Introduction to Medical Geology
Topics to be Covered:
- Introduction and Overview
- Introduction to the Origins of Global Medical Geology
- Metals in Human Physiology – Essentiality, Toxicity, Bioavailability and Risk Assessment
- Health Impacts of Climate Change – A Medical Geology Perspective
- Health Impacts of Dust, Soils, and Clay
- A Medical Geology Perspective of Arsenic as a Poison – Risk Assessment Approach
- Integrating Public Health, Earth Science, and Policy
- Population Health – An Epidemiological Approach
- Health Benefits of Rocks and Minerals and the Future of Medical Geology
Natural materials such as rocks, minerals, soil, natural dust, and contaminated water as well as geologic processes such as volcanic emissions and earthquakes, have and continue to be a major factor in determining the impact of the natural environment in the health of people around the world. In this short course, we will examine these geologic materials and processes to explore the varied and surprising ways they impact human and animal health, usually causing widespread and severe health problems but also producing unanticipated beneficial effects. Principal topics covered will include: basics of toxicology; an overview of geologic materials and processes; examples of how trace elements, minerals, and ambient dust impact human health; examples of how climate change may impact human health. Our aim is to provide a forum by which geoscientists and biomedical/public health researchers are teaming to find practical solutions to health problems associated with the natural geogenic environment, and how we can use principles of geology, chemistry, toxicology, and health sciences to better inform medical studies, public policy, and legal requirements.
This course has been designed and developed including considerations on pedagogy, content, instructional/reference materials available, potential availability of lab and field work, and student selection criteria of a research project. The instructional approach and selection of topics is strongly based on the evolutional changes and environmental management decisions that have shaped the geosciences and public health needs throughout the world. The student will be encouraged to evaluate the broader social (as well as legal) impacts, as well as need for integration within these disciplines, and across traditional sciences boundaries, fostering a multi-disciplinary, multi-investigator and multi-institutional science.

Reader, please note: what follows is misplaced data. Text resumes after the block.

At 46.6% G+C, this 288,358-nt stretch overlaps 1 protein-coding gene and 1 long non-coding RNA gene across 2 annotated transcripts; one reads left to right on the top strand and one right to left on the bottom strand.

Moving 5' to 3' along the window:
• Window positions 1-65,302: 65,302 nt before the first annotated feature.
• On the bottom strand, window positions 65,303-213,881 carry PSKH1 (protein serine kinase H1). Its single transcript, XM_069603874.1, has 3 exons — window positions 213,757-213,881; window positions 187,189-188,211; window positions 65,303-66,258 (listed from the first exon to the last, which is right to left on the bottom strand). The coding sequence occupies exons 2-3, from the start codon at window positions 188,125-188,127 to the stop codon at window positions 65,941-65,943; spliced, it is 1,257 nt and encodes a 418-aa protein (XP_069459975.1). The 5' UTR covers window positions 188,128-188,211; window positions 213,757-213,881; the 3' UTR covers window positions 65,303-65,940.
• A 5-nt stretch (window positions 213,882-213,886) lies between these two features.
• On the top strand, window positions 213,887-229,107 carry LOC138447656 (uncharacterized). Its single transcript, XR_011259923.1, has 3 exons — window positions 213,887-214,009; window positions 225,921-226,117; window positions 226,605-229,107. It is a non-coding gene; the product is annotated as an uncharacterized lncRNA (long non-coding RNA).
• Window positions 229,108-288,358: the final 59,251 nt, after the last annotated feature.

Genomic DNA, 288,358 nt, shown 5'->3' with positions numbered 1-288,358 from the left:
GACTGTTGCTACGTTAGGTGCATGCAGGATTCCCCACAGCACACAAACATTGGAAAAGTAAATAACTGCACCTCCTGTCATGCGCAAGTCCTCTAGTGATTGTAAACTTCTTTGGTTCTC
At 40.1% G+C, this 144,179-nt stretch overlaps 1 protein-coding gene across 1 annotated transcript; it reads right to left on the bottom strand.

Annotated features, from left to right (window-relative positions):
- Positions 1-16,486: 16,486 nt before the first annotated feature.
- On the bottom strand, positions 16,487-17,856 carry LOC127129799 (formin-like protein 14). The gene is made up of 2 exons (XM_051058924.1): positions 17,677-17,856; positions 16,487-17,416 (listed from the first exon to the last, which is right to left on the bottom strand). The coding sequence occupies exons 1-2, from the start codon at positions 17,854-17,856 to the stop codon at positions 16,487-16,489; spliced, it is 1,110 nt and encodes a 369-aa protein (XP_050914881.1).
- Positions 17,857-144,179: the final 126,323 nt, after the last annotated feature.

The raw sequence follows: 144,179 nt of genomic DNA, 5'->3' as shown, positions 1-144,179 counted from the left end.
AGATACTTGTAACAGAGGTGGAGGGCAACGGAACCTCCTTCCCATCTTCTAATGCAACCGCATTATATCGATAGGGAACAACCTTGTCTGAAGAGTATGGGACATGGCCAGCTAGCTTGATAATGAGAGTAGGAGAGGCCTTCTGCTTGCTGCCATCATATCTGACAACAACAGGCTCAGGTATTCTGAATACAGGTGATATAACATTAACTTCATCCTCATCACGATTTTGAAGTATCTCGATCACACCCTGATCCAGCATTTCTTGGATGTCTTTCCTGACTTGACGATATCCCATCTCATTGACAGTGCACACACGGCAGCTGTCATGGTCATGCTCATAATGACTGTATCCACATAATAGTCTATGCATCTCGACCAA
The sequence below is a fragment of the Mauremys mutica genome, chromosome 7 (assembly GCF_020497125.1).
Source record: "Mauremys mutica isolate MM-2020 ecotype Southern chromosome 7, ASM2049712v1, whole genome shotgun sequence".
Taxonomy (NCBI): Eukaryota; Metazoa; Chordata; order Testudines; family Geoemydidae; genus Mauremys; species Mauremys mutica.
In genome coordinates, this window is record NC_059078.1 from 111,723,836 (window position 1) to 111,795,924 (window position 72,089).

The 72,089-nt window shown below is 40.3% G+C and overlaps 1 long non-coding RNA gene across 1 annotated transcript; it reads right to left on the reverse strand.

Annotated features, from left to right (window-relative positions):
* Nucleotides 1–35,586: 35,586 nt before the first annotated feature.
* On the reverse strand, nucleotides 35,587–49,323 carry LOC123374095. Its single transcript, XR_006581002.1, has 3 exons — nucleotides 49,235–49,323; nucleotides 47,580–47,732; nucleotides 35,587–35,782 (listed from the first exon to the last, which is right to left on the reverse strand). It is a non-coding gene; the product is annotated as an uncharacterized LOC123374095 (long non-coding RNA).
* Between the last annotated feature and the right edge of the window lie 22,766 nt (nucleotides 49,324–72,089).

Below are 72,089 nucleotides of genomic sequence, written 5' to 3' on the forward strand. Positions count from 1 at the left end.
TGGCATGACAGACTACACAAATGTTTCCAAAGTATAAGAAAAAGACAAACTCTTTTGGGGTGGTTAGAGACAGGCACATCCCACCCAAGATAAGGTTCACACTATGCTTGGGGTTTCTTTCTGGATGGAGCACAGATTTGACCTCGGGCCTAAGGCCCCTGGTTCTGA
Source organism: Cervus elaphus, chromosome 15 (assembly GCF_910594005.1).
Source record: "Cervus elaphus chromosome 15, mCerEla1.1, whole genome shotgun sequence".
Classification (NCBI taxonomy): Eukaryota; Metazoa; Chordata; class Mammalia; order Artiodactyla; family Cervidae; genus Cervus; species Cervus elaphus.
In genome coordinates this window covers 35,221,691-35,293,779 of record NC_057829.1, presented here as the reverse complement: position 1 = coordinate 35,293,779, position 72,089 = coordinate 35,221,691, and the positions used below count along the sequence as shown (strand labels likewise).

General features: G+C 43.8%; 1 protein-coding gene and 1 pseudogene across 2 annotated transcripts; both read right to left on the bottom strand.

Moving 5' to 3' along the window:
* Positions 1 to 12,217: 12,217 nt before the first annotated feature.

Traditionally, a class session will be offered once-per-week. Every class will cover a different topic with relevant reading materials. To aid in the understating of the topics discussed during class, students are expected to review and evaluate the reading materials including any additional research, questions, and references that the student may add to better understand the topic area. These student’s evaluations and summaries will be used in class to augment our group discussion, and collected afterwards for the purpose of grading.
At the end, the student will be invited to select a research project involving the need for determining the interaction and integration between Earth Sciences and Public Health (in consultation with the instructor(s)), and to prepare a paper presentation and poster reviewing the geoscience and biomedical aspects of the problem.
The final grade will be awarded as follows:
•Overall participation in class: 10%
•Evaluation and discussion of topics and reading materials: 30%
•Mid-term exam: 20%
•Selection of Research Paper: 20%
•Final Poster Presentation: 20%
Teacher: Robert B. Finkelman, Jose A. Centeno
Reference textbooks: In addition to the following suggested text books, students will be responsible for weekly readings from various published research articles and sources to be handed out in class.
Additional Videos and Reference Materials:
The following videos have been prepared and provided by the International Medical Geology Association (IMGA) (http://www.medicalgeology.org), and are intended to described the discipline of Medical Geology emphasizing current research projects. IMGA approvals have been received for the use of these videos by the Environmental & Health Sciences Consortium for inclusion in the course entitled “ Introduction to Medical Geology”.
Additional videos and references materials will be made available throughout the semester.